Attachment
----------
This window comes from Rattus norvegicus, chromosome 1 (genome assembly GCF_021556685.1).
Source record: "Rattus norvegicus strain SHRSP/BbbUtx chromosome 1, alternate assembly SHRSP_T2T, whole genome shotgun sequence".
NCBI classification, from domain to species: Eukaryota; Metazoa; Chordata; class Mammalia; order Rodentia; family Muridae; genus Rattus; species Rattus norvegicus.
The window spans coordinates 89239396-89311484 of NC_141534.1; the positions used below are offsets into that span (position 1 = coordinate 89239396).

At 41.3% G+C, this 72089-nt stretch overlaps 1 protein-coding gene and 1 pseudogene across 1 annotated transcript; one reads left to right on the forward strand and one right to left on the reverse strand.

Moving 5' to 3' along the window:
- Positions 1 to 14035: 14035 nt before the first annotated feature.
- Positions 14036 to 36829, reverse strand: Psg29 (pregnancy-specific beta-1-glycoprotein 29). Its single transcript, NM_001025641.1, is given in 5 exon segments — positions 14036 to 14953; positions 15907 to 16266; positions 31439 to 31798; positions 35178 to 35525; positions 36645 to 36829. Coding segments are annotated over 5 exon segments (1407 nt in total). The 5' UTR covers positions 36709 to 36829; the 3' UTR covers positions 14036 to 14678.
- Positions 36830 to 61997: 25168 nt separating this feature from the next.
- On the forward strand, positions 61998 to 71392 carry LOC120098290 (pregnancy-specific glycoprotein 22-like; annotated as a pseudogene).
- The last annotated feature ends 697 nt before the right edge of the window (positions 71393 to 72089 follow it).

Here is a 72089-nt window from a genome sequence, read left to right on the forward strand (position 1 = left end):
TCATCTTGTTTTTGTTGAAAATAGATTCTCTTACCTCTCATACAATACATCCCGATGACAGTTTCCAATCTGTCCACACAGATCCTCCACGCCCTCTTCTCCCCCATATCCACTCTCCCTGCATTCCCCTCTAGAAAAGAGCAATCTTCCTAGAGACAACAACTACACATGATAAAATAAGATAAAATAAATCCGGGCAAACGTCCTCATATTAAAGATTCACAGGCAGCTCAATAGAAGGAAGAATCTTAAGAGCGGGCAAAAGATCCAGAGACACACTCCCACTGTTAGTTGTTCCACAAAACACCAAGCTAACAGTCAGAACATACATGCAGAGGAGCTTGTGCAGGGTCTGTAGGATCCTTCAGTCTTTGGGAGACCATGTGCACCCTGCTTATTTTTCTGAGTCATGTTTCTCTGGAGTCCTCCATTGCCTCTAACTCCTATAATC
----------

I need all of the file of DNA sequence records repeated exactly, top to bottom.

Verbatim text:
This window comes from Rattus norvegicus, chromosome 1 (genome assembly GCF_021556685.1).
Source record: "Rattus norvegicus strain SHRSP/BbbUtx chromosome 1, alternate assembly SHRSP_T2T, whole genome shotgun sequence".
NCBI classification, from domain to species: Eukaryota; Metazoa; Chordata; class Mammalia; order Rodentia; family Muridae; genus Rattus; species Rattus norvegicus.
The window spans coordinates 89239396-89311484 of NC_141534.1; the positions used below are offsets into that span (position 1 = coordinate 89239396).

At 41.3% G+C, this 72089-nt stretch overlaps 1 protein-coding gene and 1 pseudogene across 1 annotated transcript; one reads left to right on the forward strand and one right to left on the reverse strand.

Moving 5' to 3' along the window:
- Positions 1 to 14035: 14035 nt before the first annotated feature.
- Positions 14036 to 36829, reverse strand: Psg29 (pregnancy-specific beta-1-glycoprotein 29). Its single transcript, NM_001025641.1, is given in 5 exon segments — positions 14036 to 14953; positions 15907 to 16266; positions 31439 to 31798; positions 35178 to 35525; positions 36645 to 36829. Coding segments are annotated over 5 exon segments (1407 nt in total). The 5' UTR covers positions 36709 to 36829; the 3' UTR covers positions 14036 to 14678.
- Positions 36830 to 61997: 25168 nt separating this feature from the next.
- On the forward strand, positions 61998 to 71392 carry LOC120098290 (pregnancy-specific glycoprotein 22-like; annotated as a pseudogene).
- The last annotated feature ends 697 nt before the right edge of the window (positions 71393 to 72089 follow it).

Here is a 72089-nt window from a genome sequence, read left to right on the forward strand (position 1 = left end):
TCATCTTGTTTTTGTTGAAAATAGATTCTCTTACCTCTCATACAATACATCCCGATGACAGTTTCCAATCTGTCCACACAGATCCTCCACGCCCTCTTCTCCCCCATATCCACTCTCCCTGCATTCCCCTCTAGAAAAGAGCAATCTTCCTAGAGACAACAACTACACATGATAAAATAAGATAAAATAAATCCGGGCAAACGTCCTCATATTAAAGATTCACAGGCAGCTCAATAGAAGGAAGAATCTTAAGAGCGGGCAAAAGATCCAGAGACACACTCCCACTGTTAGTTGTTCCACAAAACACCAAGCTAACAGTCAGAACATACATGCAGAGGAGCTTGTGCAGGGTCTGTAGGATCCTTCAGTCTTTGGGAGACCATGTGCACCCTGCTTATTTTTCTGAGTCATGTTTCTCTGGAGTCCTCCATTGCCTCTAACTCCTATAATC